Published in the Bangkok Post 17th June 2011
Established in 1982 as Amarin Plaza Plc, The Erawan Group Plc has a mission to be an explorer and well-diversified leader committed to innovative developments in the hospitality industry. Chief financial officer Kamonwan Wipulakorn discusses the company’s strategy and outlook.
Please explain Erawan’s business model.
The Erawan Group is Thailand’s leading hotel investment company with diversified hotel portfolio from luxury to midscale and economy segments across Thailand’s major tourist destinations. Starting with two luxury hotels in central Bangkok (Grand Hyatt Erawan and JW Marriott) in the early 1990s, we currently have 13 hotels in operation partnering with world-class operators such as Hyatt, Marriott, Accor and InterContinental.
We believe success comes from the right combinations of hardware (effective hotel investment) and software (efficient hotel operation). Our business model is to mix our strength in hotel investment with the world-class hotel operators’ strengths in distribution, brand recognition and operating expertise.
How does Erawan decide on a property and an international chain partner?
It all comes down to four key elements: the right product at the right place (location) at the right price (investment cost) with the right distribution network (brand). We have our own team to constantly review market conditions of certain destination to determine the segment and brand that best fits the market potential. Hence we took the lead to expand more into the midscale and economy segments than luxury over the past six years as we foresee growing arrivals from up-and-coming markets such as China and India.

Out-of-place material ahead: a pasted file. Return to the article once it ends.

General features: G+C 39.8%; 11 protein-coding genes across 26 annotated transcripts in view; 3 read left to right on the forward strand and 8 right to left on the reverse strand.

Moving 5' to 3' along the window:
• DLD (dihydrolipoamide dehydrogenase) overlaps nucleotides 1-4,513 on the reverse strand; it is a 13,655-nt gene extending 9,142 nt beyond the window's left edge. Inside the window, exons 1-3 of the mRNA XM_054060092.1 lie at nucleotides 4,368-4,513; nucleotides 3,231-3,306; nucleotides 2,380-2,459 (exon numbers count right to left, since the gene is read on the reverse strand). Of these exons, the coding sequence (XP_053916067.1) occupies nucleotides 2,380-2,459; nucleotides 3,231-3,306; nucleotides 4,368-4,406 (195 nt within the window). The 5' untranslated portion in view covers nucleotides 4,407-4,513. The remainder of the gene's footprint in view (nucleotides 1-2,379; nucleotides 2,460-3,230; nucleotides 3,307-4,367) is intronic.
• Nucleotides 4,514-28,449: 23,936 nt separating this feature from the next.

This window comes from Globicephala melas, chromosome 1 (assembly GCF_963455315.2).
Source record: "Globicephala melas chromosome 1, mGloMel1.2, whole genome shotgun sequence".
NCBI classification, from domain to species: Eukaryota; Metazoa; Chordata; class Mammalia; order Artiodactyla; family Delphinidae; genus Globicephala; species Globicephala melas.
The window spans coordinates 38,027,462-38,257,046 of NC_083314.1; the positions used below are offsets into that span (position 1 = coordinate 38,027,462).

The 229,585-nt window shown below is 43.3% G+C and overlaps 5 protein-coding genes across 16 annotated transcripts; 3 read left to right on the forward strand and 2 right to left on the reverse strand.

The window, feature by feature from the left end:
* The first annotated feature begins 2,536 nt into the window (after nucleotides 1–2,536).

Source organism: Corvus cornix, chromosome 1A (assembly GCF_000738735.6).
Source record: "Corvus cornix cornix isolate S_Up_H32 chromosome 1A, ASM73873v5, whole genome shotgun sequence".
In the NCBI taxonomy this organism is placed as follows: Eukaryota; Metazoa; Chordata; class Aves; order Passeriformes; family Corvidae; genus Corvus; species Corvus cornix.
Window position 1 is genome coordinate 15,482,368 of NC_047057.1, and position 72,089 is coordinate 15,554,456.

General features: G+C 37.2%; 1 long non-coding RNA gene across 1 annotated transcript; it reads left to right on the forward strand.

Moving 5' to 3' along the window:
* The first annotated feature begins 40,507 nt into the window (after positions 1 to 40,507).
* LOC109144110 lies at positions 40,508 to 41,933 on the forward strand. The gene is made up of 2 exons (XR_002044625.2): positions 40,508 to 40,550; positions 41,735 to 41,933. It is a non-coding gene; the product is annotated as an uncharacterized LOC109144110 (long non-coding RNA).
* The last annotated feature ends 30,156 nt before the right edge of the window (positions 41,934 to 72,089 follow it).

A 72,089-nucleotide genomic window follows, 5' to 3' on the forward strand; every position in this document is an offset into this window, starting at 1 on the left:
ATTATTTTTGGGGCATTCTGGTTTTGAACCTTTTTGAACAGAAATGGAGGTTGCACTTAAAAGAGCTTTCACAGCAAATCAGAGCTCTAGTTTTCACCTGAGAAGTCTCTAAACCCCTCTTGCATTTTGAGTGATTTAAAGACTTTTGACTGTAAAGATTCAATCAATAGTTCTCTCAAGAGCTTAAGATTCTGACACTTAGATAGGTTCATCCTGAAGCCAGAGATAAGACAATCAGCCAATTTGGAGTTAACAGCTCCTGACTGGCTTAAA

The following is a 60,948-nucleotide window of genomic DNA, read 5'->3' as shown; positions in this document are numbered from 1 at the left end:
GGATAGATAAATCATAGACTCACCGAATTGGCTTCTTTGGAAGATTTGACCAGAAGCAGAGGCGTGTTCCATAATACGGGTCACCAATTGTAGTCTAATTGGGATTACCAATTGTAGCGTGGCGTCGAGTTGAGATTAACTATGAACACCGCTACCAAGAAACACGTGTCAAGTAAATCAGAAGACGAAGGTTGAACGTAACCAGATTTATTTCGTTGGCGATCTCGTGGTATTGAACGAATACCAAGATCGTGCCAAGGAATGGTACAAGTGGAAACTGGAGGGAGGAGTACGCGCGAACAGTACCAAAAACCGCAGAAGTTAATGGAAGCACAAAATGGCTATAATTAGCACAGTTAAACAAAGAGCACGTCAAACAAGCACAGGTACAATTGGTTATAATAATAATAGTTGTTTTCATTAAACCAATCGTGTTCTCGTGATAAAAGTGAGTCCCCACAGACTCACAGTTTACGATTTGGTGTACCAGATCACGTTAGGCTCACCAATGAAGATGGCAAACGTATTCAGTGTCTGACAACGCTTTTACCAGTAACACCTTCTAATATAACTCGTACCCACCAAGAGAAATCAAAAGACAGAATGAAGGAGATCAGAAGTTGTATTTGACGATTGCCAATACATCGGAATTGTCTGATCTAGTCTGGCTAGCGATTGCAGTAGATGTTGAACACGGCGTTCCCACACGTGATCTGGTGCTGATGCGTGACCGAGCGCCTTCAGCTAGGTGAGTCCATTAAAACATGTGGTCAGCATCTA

Why has Erawan expanded into the economy segment?
It began with our intention to build a well-diversified portfolio. With demand growth potential from emerging markets, we identified the need for economy hotels, which at the time were mostly operated by fragmented local operators. Our key success factors would be brand recognition with a global network and economies of scale. It’s not feasible if you are going to build just one economy hotel. With the economy of scale, we can achieve lower investment cost per room and lower operating costs. We choose Accor’s “ibis” brand which offers standardised value-for-money product and strong distribution network with almost 100,000 rooms worldwide. We now have seven Ibis hotels in Thailand with two more coming next year. So far, the results have confirmed us that it was the right move to diversify.
Is the Thai (or Bangkok) market saturated with limited growth?
In the almost 20 years since we opened our first hotel, Grand Hyatt Erawan, we have witnessed more and more players. Nevertheless, with our strong customer base and ability to respond to the dynamic market environment, Grand Hyatt remains a market leader. On the back of Thailand’s growing economy, we believe Thailand and particularly Bangkok and industrial areas such as the Eastern Seaboard with Pattaya as a centre will continue to offer market potential in the long run. Other destinations will also expand, especially southern areas apart from Phuket and Samui.